Hartford Stage’s production of Romeo and Juliet countered the effects of an icy Sunday afternoon. Happily the focus on young love had an effect on the age of the audience. There were many below sixty-five. The stage design was puzzling – an apparent back drop of large forms for pouring concrete, for some reason inset with flower sconces and lights – but then with the help of program notes it became clear. We were looking at crypts, stacked tomb enclosures that reached to the height of the curtain. Mourners who formed a mute chorus populated that back of the stage in many of the scenes, attentive to the players down-stage. We were not to forget the trajectory of the action: the maw of death.  My wife had to remind me that the costumes and design were inspired by post-war Italian neo-realist films (She read the program carefully.), and so the initial scene involving the brawl between the Monatgues and Capulets (“I do bite my thumb.”) made sense: street thugs taunting each other with shining knives, not sword blades.

Darko Tresnjak is a formidable director and designer. He made the setting work, certainly more so as the play evolved. Whether this is a look back to West Side story or not, the rivalry between the houses makes sense in a mean street context.

On the simplest level, I am continually admiring of actors’ feats of memory in learning lines. Surely the energy of passion has to drive the delivery, especially with the overwrought desires and fears of the speeches. Anyone who remembers reading Romeo and Juliet in school will attest that Shakespeare doesn’t always yield sense easily – especially in the punning interchanges of courtly love or in the confessions of longing or despair.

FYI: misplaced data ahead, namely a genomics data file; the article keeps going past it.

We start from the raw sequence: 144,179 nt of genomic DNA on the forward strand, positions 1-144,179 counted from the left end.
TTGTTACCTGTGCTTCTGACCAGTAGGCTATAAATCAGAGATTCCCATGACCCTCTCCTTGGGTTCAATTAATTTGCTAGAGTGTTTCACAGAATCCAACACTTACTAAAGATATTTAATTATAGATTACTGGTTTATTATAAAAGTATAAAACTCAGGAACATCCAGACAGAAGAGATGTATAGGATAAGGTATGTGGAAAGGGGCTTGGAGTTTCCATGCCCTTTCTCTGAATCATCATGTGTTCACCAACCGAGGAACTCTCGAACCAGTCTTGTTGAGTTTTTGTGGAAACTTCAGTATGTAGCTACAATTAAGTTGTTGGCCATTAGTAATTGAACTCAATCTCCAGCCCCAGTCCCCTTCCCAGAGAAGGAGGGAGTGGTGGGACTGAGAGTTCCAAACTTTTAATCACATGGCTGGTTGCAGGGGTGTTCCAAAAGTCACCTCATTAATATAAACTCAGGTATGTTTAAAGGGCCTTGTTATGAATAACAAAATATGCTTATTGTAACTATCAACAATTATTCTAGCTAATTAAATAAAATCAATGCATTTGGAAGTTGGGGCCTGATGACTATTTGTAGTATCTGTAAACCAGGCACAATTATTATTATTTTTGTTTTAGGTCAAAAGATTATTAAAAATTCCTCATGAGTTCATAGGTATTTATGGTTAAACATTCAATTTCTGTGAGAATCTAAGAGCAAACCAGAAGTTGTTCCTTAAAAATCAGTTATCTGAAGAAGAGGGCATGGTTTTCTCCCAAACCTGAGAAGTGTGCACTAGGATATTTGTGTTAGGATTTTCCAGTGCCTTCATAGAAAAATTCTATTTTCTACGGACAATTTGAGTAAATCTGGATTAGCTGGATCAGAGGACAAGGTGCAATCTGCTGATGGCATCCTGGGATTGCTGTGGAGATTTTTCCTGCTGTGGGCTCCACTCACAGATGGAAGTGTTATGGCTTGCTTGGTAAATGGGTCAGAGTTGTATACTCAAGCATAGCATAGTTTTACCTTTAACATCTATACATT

I have attended with former students many performances of Shakespeare. Some had better been skipped for the negative effects they had. If I can borrow an analogy from musical performance: a costly, rare instrument will disappoint when played with poor execution. Shakespeare’s verse will “tell” only when it is carried well. Romeo, Mercutio, and Friar Lawrence in this production were immediately convincing. Their delivery furthered sense. The language, because it is Elizabethan and because it is verse, cannot sound “natural” but it can “tell.” It was Juliet, fluent, dramatic, and beautiful whom I could not really appreciate: the cadences of her speech caused something by way of interference with the sense of her lines– as patterns of waves can cancel one another out. Her performance was affecting, but then there were moments where her speech did not register, except in the emotional tenor of her expression.

I say this not principally to stand in judgment, but rather as a reflection on the difficulties that four hundred year old plays cause for actors. There are obviously unique demands arising from the complicated arguments of the text. We go to the theater for revelations when we see plays often staged: hence the challenging settings, the alteration of time period, the interpretation of character. But the hard work lies with the words. We need to hear them as in Hamlet’s directions to the Players: “Speak the speech, I pray you, as I pronounc'd it to you, trippingly on the tongue.” In whatever guise Shakespeare uses Hamlet in addressing the Players, he demands, to borrow a phrase, “articulate energy.” Only that will cause us to suspend disbelief and bow to the tragedy of Juliet and her Romeo. To strain to hear sense is to strain out the poetry.


Edward T. Wheeler, a frequent contributor, is the former dean of the faculty at the Williams School in New London, Connecticut.

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